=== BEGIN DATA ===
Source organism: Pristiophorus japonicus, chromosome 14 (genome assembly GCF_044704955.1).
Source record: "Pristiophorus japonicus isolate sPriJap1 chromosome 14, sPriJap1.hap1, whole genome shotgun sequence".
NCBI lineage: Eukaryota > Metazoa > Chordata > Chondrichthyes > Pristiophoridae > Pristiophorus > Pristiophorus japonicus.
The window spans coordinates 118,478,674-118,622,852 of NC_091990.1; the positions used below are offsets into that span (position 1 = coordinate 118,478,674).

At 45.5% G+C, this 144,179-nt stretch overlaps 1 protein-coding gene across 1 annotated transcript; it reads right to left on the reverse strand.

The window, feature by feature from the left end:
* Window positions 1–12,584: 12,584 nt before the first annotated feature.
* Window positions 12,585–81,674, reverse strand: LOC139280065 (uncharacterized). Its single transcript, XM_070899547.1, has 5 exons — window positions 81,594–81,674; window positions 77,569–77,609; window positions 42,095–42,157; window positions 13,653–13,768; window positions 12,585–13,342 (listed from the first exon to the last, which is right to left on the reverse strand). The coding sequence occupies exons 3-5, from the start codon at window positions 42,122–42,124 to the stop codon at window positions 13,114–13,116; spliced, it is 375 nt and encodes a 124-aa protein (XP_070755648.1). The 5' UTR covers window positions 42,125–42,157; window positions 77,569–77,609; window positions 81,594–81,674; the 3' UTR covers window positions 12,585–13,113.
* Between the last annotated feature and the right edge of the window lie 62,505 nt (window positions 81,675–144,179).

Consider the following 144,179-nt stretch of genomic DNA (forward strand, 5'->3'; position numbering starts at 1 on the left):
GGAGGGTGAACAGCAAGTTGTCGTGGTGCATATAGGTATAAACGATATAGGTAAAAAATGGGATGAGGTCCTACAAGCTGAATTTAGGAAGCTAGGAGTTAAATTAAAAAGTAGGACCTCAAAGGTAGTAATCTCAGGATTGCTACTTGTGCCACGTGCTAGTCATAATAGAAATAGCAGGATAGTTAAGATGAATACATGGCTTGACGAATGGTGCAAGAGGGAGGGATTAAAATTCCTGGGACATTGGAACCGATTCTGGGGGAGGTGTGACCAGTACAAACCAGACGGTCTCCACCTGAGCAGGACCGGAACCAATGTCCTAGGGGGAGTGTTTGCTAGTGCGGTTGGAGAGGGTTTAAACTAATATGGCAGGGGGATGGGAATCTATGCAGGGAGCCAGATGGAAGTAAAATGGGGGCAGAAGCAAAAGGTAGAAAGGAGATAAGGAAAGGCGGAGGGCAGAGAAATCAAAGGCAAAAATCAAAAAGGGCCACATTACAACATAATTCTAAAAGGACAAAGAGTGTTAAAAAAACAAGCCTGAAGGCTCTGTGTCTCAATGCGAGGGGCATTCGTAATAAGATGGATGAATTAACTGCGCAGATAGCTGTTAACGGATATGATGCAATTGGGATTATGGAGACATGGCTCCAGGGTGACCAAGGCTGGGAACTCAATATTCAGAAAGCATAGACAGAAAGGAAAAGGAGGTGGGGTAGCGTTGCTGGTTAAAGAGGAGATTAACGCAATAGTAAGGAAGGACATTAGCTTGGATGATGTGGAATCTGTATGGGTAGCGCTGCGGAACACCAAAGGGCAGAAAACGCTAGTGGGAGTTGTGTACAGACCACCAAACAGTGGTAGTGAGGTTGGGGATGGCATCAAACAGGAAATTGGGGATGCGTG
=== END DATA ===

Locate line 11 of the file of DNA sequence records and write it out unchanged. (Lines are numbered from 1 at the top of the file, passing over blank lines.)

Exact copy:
GGAGGGTGAACAGCAAGTTGTCGTGGTGCATATAGGTATAAACGATATAGGTAAAAAATGGGATGAGGTCCTACAAGCTGAATTTAGGAAGCTAGGAGTTAAATTAAAAAGTAGGACCTCAAAGGTAGTAATCTCAGGATTGCTACTTGTGCCACGTGCTAGTCATAATAGAAATAGCAGGATAGTTAAGATGAATACATGGCTTGACGAATGGTGCAAGAGGGAGGGATTAAAATTCCTGGGACATTGGAACCGATTCTGGGGGAGGTGTGACCAGTACAAACCAGACGGTCTCCACCTGAGCAGGACCGGAACCAATGTCCTAGGGGGAGTGTTTGCTAGTGCGGTTGGAGAGGGTTTAAACTAATATGGCAGGGGGATGGGAATCTATGCAGGGAGCCAGATGGAAGTAAAATGGGGGCAGAAGCAAAAGGTAGAAAGGAGATAAGGAAAGGCGGAGGGCAGAGAAATCAAAGGCAAAAATCAAAAAGGGCCACATTACAACATAATTCTAAAAGGACAAAGAGTGTTAAAAAAACAAGCCTGAAGGCTCTGTGTCTCAATGCGAGGGGCATTCGTAATAAGATGGATGAATTAACTGCGCAGATAGCTGTTAACGGATATGATGCAATTGGGATTATGGAGACATGGCTCCAGGGTGACCAAGGCTGGGAACTCAATATTCAGAAAGCATAGACAGAAAGGAAAAGGAGGTGGGGTAGCGTTGCTGGTTAAAGAGGAGATTAACGCAATAGTAAGGAAGGACATTAGCTTGGATGATGTGGAATCTGTATGGGTAGCGCTGCGGAACACCAAAGGGCAGAAAACGCTAGTGGGAGTTGTGTACAGACCACCAAACAGTGGTAGTGAGGTTGGGGATGGCATCAAACAGGAAATTGGGGATGCGTG